What special challenges have you faced as a parent of a child with autism? How have you overcome them?
The biggest challenge is being able to find the beauty in all of this. Autism can be very ugly in many ways, but it can also be beautiful. It has taught me a lot about the person I was meant to be and has shown me human compassion and understanding at a level I never would have reached without autism.
I’ve had to overcome the grief of living with autism and the “loss” of what Kannon could have been without this. I have had to find the gifts he has brought to this world and to me even though they may have been disguised as challenges…I had to make them into beautiful learning experiences. It has given me humility and patience. It has ultimately made me a better human than I could’ve imagined.
What is it like to raise a child with autism along with a child who is not on the spectrum at all?
The biggest challenge with this has been finding the balance between the two and how to be the best mother to both of them at the same time. They require such different skill sets from me and I have to navigate both of them with patience and structure. They need to be loved differently, disciplined differently and spoken to differently.
It does get tough at times finding ways to make Kalena feel as if she is as “important” as Kannon. I say this because Kannon has teams of people in our home working with him every week. Appointments, doctor visits, etc. Kalena feels left out or like she isn’t important enough for all this outside attention, which clearly is not the case. I make it a point to set aside days for just her and I to do things together without Kannon. “Girl time” as we call it. As she has gotten older I make it a point as well to address the “attention” Kannon gets as necessary for his disorder. That it is medically necessary and that we are trying to help him live the best life possible so we need to be patient.
How has having Kannon as her older brother impacted Kalena and influenced the young person she is becoming?
She worries about her future with him. She worries about who will care for him when I am gone. It’s really heartbreaking actually, so I try to assure her that he will be cared for and that she needs to live her own life and make her own family and that Kannon will always be her brother but not her responsibility. On the flip side, it has made her incredibly compassionate and patient. She is such a wonderful sister to him.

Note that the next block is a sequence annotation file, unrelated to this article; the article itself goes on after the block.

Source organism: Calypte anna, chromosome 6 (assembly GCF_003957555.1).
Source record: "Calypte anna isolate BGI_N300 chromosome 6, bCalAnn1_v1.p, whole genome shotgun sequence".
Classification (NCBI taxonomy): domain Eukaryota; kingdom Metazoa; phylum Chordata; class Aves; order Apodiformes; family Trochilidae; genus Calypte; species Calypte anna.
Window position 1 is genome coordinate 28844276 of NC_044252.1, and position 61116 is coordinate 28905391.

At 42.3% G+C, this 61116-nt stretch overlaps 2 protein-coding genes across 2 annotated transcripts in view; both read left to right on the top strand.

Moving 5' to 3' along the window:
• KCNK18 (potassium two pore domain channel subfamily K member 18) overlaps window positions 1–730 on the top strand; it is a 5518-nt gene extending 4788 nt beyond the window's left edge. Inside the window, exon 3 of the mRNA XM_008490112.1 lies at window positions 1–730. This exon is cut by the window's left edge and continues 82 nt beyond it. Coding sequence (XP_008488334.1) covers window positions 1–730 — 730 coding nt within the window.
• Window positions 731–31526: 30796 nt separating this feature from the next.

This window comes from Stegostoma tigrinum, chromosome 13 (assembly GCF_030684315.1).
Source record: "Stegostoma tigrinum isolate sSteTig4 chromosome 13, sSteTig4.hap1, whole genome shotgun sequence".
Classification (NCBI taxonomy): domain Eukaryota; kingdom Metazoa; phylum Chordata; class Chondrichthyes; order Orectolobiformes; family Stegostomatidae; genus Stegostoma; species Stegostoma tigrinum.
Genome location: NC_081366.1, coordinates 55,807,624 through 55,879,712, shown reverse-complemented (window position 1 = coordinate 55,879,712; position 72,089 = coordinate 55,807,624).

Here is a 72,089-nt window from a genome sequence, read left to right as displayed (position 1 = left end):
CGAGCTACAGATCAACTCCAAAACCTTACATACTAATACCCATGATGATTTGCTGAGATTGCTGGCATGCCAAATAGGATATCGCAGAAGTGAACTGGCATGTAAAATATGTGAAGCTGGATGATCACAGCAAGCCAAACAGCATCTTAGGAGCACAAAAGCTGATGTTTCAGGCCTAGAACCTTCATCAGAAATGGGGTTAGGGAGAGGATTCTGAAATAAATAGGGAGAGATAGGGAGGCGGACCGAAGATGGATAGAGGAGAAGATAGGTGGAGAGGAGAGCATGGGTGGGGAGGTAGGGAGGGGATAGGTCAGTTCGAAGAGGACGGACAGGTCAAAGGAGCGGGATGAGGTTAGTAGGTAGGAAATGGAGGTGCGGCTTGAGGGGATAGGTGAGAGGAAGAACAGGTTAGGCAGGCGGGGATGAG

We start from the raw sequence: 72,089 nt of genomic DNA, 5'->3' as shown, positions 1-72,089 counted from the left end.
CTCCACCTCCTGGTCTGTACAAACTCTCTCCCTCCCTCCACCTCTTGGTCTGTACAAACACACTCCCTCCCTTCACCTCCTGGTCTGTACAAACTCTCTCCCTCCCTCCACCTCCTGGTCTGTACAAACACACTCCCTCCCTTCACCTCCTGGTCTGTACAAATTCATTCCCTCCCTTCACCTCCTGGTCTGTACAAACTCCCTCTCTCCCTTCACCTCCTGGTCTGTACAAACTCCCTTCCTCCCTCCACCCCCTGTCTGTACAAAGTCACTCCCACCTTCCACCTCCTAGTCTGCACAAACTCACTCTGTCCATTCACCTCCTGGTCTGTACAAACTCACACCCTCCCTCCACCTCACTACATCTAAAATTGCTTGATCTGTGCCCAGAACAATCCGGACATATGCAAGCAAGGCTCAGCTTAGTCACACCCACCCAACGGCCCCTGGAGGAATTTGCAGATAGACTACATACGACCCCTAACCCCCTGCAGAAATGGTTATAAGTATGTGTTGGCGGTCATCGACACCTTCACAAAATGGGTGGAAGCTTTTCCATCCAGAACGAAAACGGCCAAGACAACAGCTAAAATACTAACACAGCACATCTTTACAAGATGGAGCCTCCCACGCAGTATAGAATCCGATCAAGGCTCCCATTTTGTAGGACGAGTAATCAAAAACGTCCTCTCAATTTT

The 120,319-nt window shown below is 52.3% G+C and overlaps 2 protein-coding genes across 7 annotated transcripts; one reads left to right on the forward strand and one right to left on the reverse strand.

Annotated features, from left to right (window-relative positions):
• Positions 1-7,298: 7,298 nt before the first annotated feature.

What advice would you give to someone whose child has been recently diagnosed with autism?
Do your research, push for services, don’t let anyone tell you no. There is help for kids, there are resources if you dig deep enough, and there is no reason any child living with autism shouldn’t get the help they need…along with the families. You will have to fight many fights, but don’t give up. Keep fighting the good fight.
What advice would you give someone who doesn’t have much experience at all with autism? How can we be inclusive and understanding when it comes to interacting with someone like Kannon?
Patience. Just realize your reality or perception of reality isn’t always truth. People live all kinds of lives that are different than yours and that doesn’t make it wrong. Be open minded and compassionate to others that seem different than you. A smile and hello goes a long way.
What are your three favorite things about Kannon?
His heart, his love and his fight.
What are your three favorite things about Kalena?
Her heart, her patience, and her smile.
Where would you direct someone if they would like to learn more or to make a donation?
Contact your doctor, child psychologist and health professionals for guidance. Online organizations such as Autism speaks, Autism Now, and Autism Source are good sources. My personal favorite charity is Surfers Healing. They are a non profit that takes kids out on the ocean to experience the thrill of surfing. What they do is amazing.
Thank you Kary! I’m so proud to call you my friend and so glad that Kannon has a mother like you.